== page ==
June Hill Robertson McCarroll (June 30, 1867—March 30, 1954) was a nurse (later a physician) with the Southern Pacific Railroad in the early twentieth century who is credited by Caltrans with the simple but revolutionary idea of delineating highways with a painted line to separate lanes of traffic. The concept of painting lines to separate lanes is now in use all over the world.
McCarroll was born and raised in the Adirondacks. She attended a medical college in Chicago, then eventually moved to Southern California in 1904 with her first husband, John Robertson. They had hoped that the desert climate would help him recuperate from tuberculosis, but Robertson died in 1914. Within two years, she had remarried, this time to Frank McCarroll, the local station manager for the Southern Pacific Railroad. From 1907 to 1916, she was the only physician regularly practicing in the vast desert between the Salton Sea and Palm Springs. She was also the only physician serving the five Indian reservations in the area on behalf of the Bureau of Indian Affairs.
In the fall of 1917, McCarroll was driving on the road leading to her office near Indio, California on a stretch of highway that would later be incorporated into U.S. Route 99. The highway remains today as part of Indio Boulevard. She was literally run off the road by a truck, as she recalled many years later:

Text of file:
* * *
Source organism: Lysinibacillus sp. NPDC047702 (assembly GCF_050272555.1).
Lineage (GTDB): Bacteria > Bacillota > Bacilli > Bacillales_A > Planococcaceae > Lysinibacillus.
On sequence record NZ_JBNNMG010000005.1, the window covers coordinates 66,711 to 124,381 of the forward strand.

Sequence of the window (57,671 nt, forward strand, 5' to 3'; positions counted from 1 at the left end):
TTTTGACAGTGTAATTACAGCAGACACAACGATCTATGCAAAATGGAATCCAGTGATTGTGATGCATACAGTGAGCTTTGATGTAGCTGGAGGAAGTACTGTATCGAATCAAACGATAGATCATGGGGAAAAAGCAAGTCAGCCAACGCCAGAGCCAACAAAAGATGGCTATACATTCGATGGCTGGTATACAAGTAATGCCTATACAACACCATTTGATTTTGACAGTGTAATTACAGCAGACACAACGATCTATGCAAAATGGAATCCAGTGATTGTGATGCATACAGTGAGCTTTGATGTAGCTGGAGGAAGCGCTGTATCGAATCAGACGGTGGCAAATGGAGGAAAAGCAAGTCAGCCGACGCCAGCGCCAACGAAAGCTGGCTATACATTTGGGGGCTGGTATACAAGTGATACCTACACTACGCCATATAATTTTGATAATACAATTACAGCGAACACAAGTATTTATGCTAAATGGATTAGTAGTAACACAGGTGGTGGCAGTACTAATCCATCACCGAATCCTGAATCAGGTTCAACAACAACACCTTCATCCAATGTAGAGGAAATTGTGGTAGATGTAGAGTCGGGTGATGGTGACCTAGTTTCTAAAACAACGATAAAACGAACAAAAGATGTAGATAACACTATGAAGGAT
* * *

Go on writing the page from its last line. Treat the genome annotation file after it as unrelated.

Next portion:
My Model T Ford and I found ourselves face to face with a truck on the paved highway. It did not take me long to choose between a sandy berth to the right and a ten-ton truck to the left! Then I had my idea of a white line painted down the center of the highways of the country as a safety measure.
McCarroll soon communicated her idea to the local chamber of commerce and the Riverside County Board of Supervisors, with no success. Finally, she took it upon herself to hand-paint a white stripe down the middle of the road, thus establishing the actual width of the lane to prevent similar accidents. Through the Indio Women's Club and many similar women's organizations, McCarroll launched a vigorous statewide letter writing campaign on behalf of her proposal. In November 1924, the idea was adopted by the California Highway Commission and 3,500 miles of lines were painted at a cost of $163,000. Later the idea was adopted worldwide.
A memorial plaque to McCarroll is located at the intersection of Indio Boulevard and Fargo Street in Indio, California. On April 24, 2002, to honor her contribution to road safety, California officially designated the stretch of Interstate 10 near Indio east of the Indio Boulevard/Jefferson Street exit as "The Doctor June McCarroll Memorial Freeway." The plaque is located at GPS coordinates 33º43.260 N, 116º13.040 W.
- Shannon Starr, "Woman credited for highway center lines: Dr. June McCarroll of Indio will be honored with signs on Interstate 10," The Press-Enterprise, 6 April 2002, B3.
- Shannon Starr, "She drew the line toward safer highways: A section of I-10 honors Dr. June McCarroll — but not many know why," The Press-Enterprise, 7 August 2004, B3.
- Starr, "She drew the line," B3.
- Richard Guzman, "Caltrans will honor local motorist who drew the line", The Desert Sun, 24 April 2002, B1.